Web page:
Poets & Prophets: Salute to Legendary Country Songwriter Jeffery Steele
September 27. 2008
Jeffrey Steele may be one of Nashville’s most successful songwriters, but that is a relatively recent development for the forty-seven-year-old singer and band leader, who has been an entertainer nearly all of his life.
When the Country Music Hall of Fame and Museum feted Steele for his significant contributions as a songwriter on September 27, his love for entertaining kept shining through. During a two-hour program, he shouted out to friends, mugged with the crowd, told humorous stories involving audience members, and even sang a line of each song as host Michael Gray recited a long list of Steele’s hits.
Gray, a museum staff member, cited Steele’s accomplishments as he introduced him as the latest songwriter honored in the Country Music Hall of Fame and Museum’s on-going series, Poets and Prophets. Steele has been named Songwriter of the Year three times by the Nashville Songwriters Association International and two times by BMI. His song “What Hurts the Most” was BMI’s Song of the Year in 2007. He also has written six #1 hits and more than twenty Top Ten singles.
“Those numbers have probably changed this week, as Jeffrey has several songs on the charts at any given moment,” Gray added. In 2008, Steele has already written three Top Ten hits: Rascal Flatt’s “Every Day,” Phil Vassar’s “Love Is a Beautiful Thing,” and Craig Morgan’s “International Harvester.”
Steele opened the program with a solo performance of “Something to Be Proud Of,” a hit he wrote for the country duo Montgomery Gentry. He recalled how he wrote the song after a record executive asked him if he had a “My Town II,” referring to a previous hit he had written for Montgomery Gentry. Steele balked, saying sequels were never as good as the originals, and he’d prefer to write “something I could be proud of.” The phrase set off a light bulb in his creative mind, and by that afternoon he was incorporating the phrase into the title chorus of a new song with co-writer Chris Wallin.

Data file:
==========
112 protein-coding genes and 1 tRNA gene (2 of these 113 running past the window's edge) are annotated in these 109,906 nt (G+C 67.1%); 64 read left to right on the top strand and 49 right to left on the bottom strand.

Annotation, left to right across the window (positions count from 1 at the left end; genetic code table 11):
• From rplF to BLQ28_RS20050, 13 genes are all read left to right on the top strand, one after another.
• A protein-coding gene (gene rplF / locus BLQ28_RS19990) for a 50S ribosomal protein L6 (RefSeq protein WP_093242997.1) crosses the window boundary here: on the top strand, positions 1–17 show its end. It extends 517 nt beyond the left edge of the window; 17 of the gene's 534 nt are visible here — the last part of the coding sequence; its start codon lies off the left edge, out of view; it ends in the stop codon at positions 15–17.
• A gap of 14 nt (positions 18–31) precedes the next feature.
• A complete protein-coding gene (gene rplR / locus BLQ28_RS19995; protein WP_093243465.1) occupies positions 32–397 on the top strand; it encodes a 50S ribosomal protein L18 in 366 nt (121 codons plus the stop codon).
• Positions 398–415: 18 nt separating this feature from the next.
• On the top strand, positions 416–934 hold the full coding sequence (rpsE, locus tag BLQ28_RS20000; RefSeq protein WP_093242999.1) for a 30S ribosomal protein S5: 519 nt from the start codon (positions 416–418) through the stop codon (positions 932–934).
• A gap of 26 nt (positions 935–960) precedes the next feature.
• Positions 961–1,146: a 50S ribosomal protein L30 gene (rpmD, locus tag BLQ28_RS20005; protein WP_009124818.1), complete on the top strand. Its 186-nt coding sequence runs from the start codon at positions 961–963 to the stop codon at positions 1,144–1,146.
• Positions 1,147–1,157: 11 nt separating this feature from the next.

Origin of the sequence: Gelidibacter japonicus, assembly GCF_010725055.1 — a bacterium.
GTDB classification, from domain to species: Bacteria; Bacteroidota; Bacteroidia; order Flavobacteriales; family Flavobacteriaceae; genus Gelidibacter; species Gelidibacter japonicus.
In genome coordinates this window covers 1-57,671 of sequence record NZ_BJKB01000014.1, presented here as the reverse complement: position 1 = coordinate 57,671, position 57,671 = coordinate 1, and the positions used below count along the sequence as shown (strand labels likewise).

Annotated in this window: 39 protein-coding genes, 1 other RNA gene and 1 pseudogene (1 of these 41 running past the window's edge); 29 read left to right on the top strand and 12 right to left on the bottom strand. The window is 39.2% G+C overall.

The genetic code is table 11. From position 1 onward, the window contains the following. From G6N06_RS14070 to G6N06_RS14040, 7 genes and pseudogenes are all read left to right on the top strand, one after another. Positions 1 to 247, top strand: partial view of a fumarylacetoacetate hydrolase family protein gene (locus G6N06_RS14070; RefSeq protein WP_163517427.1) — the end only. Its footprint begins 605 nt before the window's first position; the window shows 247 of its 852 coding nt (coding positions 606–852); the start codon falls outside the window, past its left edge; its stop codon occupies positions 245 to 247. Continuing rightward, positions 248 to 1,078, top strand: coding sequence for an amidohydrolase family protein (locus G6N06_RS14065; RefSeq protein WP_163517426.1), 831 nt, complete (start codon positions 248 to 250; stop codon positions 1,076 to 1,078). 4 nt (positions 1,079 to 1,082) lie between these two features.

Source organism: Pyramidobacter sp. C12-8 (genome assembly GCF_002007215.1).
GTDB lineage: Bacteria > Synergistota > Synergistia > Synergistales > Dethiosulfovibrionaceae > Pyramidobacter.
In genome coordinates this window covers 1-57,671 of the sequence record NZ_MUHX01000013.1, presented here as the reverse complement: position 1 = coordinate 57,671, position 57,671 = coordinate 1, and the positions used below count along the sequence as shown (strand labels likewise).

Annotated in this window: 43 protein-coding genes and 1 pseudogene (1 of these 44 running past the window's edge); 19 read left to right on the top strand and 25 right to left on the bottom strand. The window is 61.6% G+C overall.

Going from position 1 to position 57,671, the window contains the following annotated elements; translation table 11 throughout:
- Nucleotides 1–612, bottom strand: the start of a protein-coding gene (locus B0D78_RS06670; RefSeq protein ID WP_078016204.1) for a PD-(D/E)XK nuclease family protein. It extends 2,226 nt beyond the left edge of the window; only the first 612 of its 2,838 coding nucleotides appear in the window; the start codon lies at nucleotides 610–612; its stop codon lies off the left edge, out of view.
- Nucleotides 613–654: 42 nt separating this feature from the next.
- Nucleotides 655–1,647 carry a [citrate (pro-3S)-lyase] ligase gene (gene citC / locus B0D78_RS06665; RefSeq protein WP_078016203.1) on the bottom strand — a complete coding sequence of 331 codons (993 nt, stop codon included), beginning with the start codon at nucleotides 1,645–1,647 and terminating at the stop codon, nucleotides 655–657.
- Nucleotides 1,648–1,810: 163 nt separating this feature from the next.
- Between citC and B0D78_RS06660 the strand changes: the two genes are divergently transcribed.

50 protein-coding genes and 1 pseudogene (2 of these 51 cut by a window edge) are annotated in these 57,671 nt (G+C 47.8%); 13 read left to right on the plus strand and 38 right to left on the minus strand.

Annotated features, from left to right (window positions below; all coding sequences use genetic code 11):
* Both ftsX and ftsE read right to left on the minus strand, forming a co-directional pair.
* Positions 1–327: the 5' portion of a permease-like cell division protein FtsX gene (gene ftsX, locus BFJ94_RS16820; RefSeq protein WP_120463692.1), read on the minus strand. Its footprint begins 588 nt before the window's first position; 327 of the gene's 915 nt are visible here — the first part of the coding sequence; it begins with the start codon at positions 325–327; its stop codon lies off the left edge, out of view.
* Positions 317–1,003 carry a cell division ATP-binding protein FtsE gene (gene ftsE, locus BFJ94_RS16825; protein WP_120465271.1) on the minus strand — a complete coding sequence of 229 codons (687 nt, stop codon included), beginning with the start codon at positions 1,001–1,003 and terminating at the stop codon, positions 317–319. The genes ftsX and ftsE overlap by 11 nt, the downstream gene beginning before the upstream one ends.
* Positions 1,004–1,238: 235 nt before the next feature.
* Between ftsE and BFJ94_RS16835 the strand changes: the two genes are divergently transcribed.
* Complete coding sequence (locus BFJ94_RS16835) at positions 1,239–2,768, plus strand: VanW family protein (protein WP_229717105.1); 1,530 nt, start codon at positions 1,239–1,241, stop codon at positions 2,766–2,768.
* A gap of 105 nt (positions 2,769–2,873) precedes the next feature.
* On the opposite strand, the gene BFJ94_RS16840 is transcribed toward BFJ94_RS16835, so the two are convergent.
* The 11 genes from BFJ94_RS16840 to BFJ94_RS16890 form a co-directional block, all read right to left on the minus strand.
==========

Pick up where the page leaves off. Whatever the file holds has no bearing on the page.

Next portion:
Born Jeffrey LeVasseur in Burbank, California, Steele revealed the story behind changing his name. As a performer, he realized people often mispronounced his name in introductions. Because his father was a machinist who cut steel for a living, Steele decided that he would adopt the name of the metal as his own, making it easier for everyone to get it right.
As the youngest of five children, he benefited from his parents and siblings’ love of music; through their record collections, he was introduced to country, jazz, rock, and funk from the 1960s and 1970s. All of those sounds and influences “gave me this broad foundation,“ Steele said, “and mashing them all together became how I wrote songs.”
At age ten, he wrote his first song, “Baby I’m Yours.” Steele even sang part of the song as he talked about it, a practice he would continue throughout the program. Not long after that, he performed in a young vocal trio with his brothers under the name Sapphire, even recording a couple of songs in California’s famed Gold Star Recording Studios.
In his teen years, Steele would play honky-tonk in working-class country bars in the San Fernando Valley, then go into Hollywood and lead a hard-rock band on weekends. Photos of Steele as a late ‘70s rocker, shown on the big screen behind Gray and Steele on the Ford Theater stage, drew an explosive laugh from the crowd. The songwriter also told of getting booked to play honky-tonk and classic country songs at high schools across Texas. (Steele’s recent album, Countrypolitan, pays tribute to his early country days by covering songs he often performed when starting out.)
Steele enjoyed his first success in country music with his California band, Boy Howdy, which enjoyed several radio hits between 1992 and 1995. Gray played the #4 hit, “She’d Give Anything,” and the fast-tempo “Thanks for the Ride.” (As the records played, Steele drew laughs by lip-syncing parts of the song from his chair.)